Quad City mom awaits Supreme Court ruling on life without parole issue for teen killers
A Quad City mother has a vested interest in an upcoming ruling by the U.S Supreme Court on the issue of life without parole for teenaged killers.
“They found Vicky’s little body in a shallow grave, and we found out afterwards this 15-year old dug her grave three days before,” said Dora Larson of East Moline.
“He strangled and raped her and was found guilty of murder. The verdict came down on Vicky’s 11th birthday,” said Larson, who was living in Andover, Illinois in 1979, at the time of the slaying.
Scott Darnell, the then 15-year old convicted of the brutal crime, is now gray and 48 years old and serving life in prison without the possibility of parole in an Illinois prison.
But an anticipated Supreme Court ruling could change that.
Any day now, the High Court is expected to rule on the constitutionality of sentencing teenaged murderers to life without parole, and no chance to redeem themselves at such a young age.
Larson has been at the forefront of victim’s rights lobbying for three decades. She says she is hoping the Supreme Court keeps the status quo when it comes to violent juvenile offenders like Scott Darnell.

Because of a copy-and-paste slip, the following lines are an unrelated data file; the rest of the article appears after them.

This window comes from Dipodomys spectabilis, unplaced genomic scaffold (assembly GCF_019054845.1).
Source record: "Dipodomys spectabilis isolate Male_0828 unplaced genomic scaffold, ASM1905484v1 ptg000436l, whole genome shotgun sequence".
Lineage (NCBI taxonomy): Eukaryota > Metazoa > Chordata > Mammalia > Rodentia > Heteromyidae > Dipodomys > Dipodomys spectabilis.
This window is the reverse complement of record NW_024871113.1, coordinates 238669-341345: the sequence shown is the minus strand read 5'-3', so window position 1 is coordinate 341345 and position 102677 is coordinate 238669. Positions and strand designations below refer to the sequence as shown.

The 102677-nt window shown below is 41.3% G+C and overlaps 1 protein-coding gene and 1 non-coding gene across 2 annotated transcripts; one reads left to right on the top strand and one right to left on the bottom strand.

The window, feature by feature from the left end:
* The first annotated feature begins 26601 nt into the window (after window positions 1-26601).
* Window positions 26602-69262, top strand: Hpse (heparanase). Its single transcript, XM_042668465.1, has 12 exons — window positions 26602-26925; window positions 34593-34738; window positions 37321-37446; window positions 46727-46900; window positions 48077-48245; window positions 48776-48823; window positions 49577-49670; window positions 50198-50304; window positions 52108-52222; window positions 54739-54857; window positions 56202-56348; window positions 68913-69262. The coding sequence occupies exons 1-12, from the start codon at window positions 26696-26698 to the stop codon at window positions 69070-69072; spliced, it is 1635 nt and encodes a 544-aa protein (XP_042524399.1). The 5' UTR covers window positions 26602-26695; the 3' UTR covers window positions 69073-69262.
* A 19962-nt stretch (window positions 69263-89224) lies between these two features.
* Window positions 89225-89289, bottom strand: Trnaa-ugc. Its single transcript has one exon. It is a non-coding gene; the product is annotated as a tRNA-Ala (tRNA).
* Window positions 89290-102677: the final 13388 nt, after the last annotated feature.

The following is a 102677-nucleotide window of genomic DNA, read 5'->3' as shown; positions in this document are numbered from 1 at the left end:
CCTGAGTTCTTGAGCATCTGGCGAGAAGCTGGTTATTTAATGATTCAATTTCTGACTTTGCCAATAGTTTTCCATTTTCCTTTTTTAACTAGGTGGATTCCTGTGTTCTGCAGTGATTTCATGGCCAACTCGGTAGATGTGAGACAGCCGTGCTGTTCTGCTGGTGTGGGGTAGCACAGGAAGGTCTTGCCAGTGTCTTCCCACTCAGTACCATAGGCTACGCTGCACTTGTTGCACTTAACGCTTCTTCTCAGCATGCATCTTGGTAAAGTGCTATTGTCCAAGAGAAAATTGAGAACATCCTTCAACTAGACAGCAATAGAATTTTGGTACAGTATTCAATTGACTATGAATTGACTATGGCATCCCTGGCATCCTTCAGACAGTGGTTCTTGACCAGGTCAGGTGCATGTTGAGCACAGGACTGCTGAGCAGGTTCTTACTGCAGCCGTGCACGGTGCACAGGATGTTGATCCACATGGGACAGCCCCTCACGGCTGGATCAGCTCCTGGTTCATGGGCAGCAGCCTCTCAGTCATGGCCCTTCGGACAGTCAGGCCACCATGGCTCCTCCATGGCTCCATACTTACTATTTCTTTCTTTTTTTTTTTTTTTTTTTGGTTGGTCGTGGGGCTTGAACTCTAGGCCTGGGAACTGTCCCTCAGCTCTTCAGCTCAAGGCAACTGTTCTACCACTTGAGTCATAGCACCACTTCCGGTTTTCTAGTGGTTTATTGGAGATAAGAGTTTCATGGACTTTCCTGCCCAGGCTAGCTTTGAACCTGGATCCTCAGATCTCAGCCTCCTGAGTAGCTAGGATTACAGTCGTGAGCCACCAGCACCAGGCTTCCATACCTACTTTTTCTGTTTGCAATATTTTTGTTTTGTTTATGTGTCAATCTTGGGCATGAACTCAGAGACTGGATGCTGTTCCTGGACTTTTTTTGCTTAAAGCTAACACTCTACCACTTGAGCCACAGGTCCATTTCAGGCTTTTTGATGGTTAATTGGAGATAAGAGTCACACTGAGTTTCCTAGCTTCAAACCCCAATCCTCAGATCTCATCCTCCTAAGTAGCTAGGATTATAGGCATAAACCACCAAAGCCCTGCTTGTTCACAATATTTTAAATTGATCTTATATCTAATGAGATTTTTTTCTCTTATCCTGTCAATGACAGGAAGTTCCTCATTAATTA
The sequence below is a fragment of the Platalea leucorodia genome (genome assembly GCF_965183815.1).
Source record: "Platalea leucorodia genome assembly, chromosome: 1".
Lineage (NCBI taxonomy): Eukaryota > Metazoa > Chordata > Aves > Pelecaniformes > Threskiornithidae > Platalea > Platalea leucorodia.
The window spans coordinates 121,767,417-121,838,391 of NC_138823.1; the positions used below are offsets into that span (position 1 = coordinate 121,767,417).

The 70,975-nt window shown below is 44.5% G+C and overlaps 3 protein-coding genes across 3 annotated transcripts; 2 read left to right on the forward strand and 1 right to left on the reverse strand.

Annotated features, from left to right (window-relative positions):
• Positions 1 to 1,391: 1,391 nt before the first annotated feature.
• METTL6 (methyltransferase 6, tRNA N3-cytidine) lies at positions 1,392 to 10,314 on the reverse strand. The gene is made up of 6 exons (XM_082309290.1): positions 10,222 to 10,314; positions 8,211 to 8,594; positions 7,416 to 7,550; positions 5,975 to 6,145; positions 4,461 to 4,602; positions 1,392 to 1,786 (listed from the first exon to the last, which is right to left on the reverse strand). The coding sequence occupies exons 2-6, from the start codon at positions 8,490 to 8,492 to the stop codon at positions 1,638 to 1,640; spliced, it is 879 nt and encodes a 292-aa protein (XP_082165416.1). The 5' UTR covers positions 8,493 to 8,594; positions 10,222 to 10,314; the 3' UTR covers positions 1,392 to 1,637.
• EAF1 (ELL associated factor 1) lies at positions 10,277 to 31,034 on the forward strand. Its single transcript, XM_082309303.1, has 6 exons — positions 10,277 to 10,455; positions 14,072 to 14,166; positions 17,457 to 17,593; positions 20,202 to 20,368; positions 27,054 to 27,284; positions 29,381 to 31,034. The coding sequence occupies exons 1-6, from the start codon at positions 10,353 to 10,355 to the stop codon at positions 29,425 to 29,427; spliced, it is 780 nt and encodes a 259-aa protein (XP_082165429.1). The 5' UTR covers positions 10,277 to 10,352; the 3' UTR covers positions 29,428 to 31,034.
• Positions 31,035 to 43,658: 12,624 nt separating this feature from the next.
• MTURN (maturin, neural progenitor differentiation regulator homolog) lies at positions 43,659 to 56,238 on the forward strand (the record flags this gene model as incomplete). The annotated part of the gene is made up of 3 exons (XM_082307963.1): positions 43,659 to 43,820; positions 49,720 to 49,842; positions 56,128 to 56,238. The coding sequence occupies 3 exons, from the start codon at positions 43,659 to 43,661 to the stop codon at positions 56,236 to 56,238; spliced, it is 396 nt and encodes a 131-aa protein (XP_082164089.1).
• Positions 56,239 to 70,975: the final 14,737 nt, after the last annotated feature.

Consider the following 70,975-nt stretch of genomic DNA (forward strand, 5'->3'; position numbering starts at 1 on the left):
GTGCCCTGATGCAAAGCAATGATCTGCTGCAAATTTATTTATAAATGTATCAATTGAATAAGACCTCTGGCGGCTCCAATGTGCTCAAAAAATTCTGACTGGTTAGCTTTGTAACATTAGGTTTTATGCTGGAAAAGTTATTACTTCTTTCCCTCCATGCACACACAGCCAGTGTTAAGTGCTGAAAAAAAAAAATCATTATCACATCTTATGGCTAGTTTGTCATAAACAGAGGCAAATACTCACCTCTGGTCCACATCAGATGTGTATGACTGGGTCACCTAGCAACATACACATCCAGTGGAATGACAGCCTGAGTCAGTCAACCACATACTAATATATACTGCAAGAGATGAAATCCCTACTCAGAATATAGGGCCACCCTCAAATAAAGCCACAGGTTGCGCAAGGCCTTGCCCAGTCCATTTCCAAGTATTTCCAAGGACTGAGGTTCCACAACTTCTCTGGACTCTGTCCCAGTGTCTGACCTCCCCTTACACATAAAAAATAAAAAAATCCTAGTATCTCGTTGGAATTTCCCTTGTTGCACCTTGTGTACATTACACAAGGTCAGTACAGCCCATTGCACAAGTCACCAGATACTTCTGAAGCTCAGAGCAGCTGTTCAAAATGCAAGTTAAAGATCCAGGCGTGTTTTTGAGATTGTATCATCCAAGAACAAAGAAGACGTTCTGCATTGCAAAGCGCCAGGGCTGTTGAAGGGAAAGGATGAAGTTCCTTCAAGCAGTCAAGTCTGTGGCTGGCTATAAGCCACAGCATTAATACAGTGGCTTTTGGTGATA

“It’s like he came into my life, he took my child and he never leaves, we’ve been fighting for 30 years to keep him behind bars, and now this. It’s like living a nightmare all over again,” Larson said.
Attorney Bryan Stevenson, a lawyer with the Equal Justice Initiative, represented both teenaged defendants in the cases now before the Supreme Court. He says teens deserve more lenient treatment than adults because they are immature, impulsive, and capable of reform.
“They’re still kids and that capacity to change is enormous. And to ignore that capacity to change is to deny their child status and I think that’s cruel,” said Stevenson in a previous interview.
He argues the sentencing for teens is cruel and unusual punishment and a violation of the Eighth Amendment.
Larson disagrees, and says the penalty is needed at any age when a person is deemed dangerous and violent.
“Some of these killers, they are wired wrong. So they are not going to be rehabilitated. So many get out, they will do it again, and that’s what scares me so badly,” Larson said.
“I will fight to my death to keep him behind bars.”